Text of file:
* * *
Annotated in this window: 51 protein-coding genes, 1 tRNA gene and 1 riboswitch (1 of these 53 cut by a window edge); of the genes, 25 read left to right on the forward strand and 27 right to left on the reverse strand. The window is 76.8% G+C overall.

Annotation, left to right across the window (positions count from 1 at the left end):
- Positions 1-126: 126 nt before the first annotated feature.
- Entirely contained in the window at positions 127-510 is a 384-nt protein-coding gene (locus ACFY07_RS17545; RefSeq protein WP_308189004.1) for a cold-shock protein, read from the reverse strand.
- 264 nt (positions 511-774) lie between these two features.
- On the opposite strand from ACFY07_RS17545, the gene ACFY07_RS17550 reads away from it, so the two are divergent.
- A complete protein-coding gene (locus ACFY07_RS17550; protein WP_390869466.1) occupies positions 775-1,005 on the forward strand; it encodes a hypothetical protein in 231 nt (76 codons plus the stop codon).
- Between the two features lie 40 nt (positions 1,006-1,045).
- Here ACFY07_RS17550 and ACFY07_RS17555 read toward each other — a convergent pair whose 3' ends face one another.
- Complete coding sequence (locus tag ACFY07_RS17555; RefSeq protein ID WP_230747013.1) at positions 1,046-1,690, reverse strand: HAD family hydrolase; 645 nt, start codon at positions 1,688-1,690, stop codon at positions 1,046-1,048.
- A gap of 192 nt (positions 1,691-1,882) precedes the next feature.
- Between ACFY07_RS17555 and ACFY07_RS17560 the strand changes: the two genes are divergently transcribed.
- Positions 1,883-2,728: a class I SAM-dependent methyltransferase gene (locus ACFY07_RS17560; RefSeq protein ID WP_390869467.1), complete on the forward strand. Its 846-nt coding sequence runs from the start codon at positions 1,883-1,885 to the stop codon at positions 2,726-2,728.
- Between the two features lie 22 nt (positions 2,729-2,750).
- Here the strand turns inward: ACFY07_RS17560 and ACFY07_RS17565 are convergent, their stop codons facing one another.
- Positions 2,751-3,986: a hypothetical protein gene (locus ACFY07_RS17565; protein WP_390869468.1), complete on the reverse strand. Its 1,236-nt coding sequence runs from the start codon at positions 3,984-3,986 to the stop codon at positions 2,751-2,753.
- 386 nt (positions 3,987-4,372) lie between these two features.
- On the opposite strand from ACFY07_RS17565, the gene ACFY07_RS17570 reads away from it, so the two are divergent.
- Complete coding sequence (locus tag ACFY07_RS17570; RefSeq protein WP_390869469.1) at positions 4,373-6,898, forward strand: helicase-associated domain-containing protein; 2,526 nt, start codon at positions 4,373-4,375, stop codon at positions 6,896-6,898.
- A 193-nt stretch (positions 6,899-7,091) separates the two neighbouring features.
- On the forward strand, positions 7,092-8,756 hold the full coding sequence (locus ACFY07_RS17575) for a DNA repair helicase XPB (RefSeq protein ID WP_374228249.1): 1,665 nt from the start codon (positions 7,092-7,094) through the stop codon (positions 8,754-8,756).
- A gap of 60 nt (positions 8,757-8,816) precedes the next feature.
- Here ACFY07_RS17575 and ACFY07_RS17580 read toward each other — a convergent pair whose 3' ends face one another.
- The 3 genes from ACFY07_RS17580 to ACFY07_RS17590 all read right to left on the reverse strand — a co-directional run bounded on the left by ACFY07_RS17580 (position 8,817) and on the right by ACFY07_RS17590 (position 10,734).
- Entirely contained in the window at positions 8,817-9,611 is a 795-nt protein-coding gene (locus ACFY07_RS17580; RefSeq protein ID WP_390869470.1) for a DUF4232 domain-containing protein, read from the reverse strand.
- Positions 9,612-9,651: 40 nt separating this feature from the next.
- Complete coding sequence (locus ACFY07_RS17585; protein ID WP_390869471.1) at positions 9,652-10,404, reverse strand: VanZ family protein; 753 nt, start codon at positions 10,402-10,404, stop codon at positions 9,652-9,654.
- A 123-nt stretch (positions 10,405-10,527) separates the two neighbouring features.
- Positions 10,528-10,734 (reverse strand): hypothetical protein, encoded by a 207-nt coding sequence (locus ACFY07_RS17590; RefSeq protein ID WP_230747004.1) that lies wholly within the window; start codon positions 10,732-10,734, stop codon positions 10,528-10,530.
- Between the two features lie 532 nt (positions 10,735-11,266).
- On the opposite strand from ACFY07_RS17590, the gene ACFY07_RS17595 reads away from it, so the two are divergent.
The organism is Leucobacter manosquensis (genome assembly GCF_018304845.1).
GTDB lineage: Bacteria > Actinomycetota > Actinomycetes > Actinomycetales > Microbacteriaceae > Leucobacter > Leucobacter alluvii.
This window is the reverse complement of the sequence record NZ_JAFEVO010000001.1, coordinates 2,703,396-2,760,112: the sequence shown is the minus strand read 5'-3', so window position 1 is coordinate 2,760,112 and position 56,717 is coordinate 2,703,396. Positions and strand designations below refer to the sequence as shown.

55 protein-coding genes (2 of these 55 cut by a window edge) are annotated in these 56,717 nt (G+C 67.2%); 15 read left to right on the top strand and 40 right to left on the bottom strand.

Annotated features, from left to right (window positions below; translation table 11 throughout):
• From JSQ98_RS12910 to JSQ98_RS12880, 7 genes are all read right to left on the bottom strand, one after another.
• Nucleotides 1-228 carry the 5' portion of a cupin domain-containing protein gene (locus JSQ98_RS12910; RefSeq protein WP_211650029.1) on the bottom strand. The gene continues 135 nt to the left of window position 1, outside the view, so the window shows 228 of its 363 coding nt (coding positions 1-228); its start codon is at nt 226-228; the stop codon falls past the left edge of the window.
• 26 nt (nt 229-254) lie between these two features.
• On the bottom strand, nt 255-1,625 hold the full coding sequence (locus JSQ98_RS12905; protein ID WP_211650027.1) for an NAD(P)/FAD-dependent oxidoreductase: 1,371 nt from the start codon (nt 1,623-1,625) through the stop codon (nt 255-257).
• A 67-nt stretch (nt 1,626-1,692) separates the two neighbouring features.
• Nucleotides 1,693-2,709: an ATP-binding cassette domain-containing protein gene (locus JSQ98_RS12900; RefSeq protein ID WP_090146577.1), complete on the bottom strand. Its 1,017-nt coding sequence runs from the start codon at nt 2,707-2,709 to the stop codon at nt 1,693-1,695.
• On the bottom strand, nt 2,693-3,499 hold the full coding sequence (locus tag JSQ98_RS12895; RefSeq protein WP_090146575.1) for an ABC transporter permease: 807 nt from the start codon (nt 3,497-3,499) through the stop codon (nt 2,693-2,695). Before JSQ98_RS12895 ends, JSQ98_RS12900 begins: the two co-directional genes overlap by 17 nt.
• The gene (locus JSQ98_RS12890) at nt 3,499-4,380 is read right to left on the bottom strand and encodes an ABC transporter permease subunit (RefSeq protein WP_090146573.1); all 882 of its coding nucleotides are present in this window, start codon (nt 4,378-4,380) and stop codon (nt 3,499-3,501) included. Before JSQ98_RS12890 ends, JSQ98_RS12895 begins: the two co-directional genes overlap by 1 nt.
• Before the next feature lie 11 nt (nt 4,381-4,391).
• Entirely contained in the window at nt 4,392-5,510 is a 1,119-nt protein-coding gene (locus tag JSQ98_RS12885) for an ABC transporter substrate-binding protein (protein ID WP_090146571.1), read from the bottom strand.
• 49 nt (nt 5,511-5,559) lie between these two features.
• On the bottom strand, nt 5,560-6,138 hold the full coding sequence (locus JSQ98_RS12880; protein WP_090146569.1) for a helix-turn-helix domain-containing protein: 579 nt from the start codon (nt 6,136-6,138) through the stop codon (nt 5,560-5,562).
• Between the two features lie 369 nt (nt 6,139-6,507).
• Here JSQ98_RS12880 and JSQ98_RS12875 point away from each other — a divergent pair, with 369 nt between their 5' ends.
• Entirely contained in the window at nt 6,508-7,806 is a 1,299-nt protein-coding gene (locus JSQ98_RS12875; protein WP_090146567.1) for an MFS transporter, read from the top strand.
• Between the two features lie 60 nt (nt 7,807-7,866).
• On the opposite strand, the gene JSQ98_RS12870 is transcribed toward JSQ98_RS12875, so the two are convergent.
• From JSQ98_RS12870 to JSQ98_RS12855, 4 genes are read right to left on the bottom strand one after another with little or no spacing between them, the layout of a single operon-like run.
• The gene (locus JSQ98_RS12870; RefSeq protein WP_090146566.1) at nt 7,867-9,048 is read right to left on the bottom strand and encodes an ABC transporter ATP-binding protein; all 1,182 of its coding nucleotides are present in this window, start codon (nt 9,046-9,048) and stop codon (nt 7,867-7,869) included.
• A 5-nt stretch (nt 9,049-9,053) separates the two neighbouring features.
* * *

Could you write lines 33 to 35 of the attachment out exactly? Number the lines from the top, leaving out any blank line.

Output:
GTDB lineage: Bacteria > Actinomycetota > Actinomycetes > Actinomycetales > Microbacteriaceae > Leucobacter > Leucobacter alluvii.
This window is the reverse complement of the sequence record NZ_JAFEVO010000001.1, coordinates 2,703,396-2,760,112: the sequence shown is the minus strand read 5'-3', so window position 1 is coordinate 2,760,112 and position 56,717 is coordinate 2,703,396. Positions and strand designations below refer to the sequence as shown.

55 protein-coding genes (2 of these 55 cut by a window edge) are annotated in these 56,717 nt (G+C 67.2%); 15 read left to right on the top strand and 40 right to left on the bottom strand.